Ciaran Martin's CyberSec speech in Brussels

21 Feb 2019 01:37 PM

Ciaran Martin, CEO of the NCSC, speaking at CyberSec in Brussels (20/02/19).

Ciaran Martin at CyberSec

Think Global, Act Global: cyberspace and emerging technology

Thank you to Izabela Albrycht and her colleagues at CyberSec for hosting this excellent conference and for inviting me. CyberSec is an outstanding institution making a very positive contribution to global cyber security.

I’m very proud to represent the UK’s National Cyber Security Centre, a part of GCHQ, our signals intelligence agency. It is a pleasure to be among friends discussing our shared aim of improving our digital environment.

Our commitment to working with partners here on the European continent is unshakeable. Whatever form the future relationship between the UK and the European Union takes beyond 29 March this year, the Prime Minister and her Cabinet have long made clear that our support to European security as a whole is unconditional.

More practically, within the cyber security sphere, it is objectively true that nearly all of the functions of the UK’s National Cyber Security Centre fall outside the scope of EU competence. It follows that our enhanced cooperation with European partners, and the EU as a whole, in cyber security over recent years is not automatically affected by the UK’s changing relationship with the EU. Pretty much everything we do now to help European partners, and what you do to help us, on cyber security can, should, and I am confident will continue beyond 29 March.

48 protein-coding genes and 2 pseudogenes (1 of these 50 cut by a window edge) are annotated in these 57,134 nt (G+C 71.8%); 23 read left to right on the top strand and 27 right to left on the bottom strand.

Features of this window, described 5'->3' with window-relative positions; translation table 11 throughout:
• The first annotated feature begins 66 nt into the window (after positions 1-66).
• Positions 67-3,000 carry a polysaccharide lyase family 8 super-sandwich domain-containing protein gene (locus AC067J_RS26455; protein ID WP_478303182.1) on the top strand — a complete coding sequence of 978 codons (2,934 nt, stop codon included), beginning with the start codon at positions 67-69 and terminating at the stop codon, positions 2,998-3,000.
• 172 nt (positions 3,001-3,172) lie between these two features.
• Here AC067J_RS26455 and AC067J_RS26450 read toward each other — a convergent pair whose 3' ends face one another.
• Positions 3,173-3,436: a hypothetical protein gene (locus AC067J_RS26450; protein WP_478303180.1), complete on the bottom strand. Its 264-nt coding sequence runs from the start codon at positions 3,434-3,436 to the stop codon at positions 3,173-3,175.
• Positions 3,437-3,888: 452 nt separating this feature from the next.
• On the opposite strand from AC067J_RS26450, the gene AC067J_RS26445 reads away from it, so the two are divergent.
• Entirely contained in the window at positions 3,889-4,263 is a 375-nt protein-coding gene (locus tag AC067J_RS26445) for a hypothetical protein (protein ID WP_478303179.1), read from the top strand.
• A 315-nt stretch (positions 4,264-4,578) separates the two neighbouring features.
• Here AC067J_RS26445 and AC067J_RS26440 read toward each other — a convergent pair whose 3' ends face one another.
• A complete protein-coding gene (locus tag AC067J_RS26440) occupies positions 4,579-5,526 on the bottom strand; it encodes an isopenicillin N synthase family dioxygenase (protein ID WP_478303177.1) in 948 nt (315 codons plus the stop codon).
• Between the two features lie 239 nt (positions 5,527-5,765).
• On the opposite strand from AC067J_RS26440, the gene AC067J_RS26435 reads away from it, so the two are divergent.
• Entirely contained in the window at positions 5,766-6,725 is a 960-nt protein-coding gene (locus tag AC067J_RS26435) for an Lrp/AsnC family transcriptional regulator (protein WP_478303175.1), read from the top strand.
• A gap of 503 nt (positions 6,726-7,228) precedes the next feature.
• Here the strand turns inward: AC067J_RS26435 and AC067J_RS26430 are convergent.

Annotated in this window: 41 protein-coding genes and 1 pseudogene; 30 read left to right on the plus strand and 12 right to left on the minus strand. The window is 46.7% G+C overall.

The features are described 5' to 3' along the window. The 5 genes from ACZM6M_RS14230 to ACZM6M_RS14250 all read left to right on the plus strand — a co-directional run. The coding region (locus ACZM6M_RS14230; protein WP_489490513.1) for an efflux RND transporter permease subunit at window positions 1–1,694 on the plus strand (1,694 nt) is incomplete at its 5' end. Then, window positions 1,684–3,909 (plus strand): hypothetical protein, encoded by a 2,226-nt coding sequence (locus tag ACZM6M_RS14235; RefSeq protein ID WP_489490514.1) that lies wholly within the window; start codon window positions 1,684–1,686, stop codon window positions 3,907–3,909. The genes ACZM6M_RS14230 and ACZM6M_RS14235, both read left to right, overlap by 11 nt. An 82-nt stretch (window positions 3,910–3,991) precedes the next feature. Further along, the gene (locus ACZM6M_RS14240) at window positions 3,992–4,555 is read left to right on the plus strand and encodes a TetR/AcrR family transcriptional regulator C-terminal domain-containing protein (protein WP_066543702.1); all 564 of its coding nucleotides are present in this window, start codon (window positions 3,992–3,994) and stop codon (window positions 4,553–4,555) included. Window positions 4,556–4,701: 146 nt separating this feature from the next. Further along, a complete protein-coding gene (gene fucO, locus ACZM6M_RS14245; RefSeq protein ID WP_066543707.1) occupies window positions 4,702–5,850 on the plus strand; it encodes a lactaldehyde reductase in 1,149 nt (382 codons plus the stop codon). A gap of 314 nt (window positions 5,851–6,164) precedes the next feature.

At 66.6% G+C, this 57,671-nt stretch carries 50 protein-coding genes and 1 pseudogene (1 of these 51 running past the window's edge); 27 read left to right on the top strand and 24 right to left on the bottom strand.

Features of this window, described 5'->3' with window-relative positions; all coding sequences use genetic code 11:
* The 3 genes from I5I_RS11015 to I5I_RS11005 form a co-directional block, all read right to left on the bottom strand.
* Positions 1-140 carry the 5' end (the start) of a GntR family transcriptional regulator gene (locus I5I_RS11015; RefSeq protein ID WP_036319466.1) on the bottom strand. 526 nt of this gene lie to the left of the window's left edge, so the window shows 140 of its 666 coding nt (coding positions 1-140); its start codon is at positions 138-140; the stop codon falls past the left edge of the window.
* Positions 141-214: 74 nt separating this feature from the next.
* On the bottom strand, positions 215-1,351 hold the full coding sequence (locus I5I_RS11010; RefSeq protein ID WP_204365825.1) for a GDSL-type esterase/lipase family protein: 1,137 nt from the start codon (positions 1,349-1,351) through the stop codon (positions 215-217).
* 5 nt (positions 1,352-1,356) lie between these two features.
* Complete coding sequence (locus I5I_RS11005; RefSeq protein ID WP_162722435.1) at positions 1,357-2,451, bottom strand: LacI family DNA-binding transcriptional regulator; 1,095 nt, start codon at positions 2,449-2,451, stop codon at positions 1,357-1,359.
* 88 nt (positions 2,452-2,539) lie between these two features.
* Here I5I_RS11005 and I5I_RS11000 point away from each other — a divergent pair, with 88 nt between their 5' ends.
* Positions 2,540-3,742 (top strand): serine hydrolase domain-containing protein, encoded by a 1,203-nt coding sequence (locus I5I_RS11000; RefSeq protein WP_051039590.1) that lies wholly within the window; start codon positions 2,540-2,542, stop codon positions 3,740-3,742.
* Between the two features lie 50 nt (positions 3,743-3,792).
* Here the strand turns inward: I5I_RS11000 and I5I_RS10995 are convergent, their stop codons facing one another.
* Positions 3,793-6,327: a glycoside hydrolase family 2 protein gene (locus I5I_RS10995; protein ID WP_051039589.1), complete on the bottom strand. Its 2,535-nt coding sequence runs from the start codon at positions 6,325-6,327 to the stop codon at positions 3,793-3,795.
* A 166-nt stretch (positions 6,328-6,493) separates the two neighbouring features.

Over the past few years we have shared classified and other threat data with the vast majority of member states and with the institutions. We have also, we hope, played an important role in the development of European thinking in areas like standards and incident response. We hope we’ve helped through our work with CERT-EU on incidents and with ENISA and ETSI on standards.

As the next phase of the UK’s relationship with the rest of Europe takes shape, we will want to take these partnerships further and to develop new ones. I am proud of the increasing frequency with which I see my European counterparts and the deepening friendships we have nurtured, the boundaries we are removing and the ground we are breaking. The protection of our shared values of freedom, democracy and prosperity, all underpinned by the rule of law, is what we strive for.

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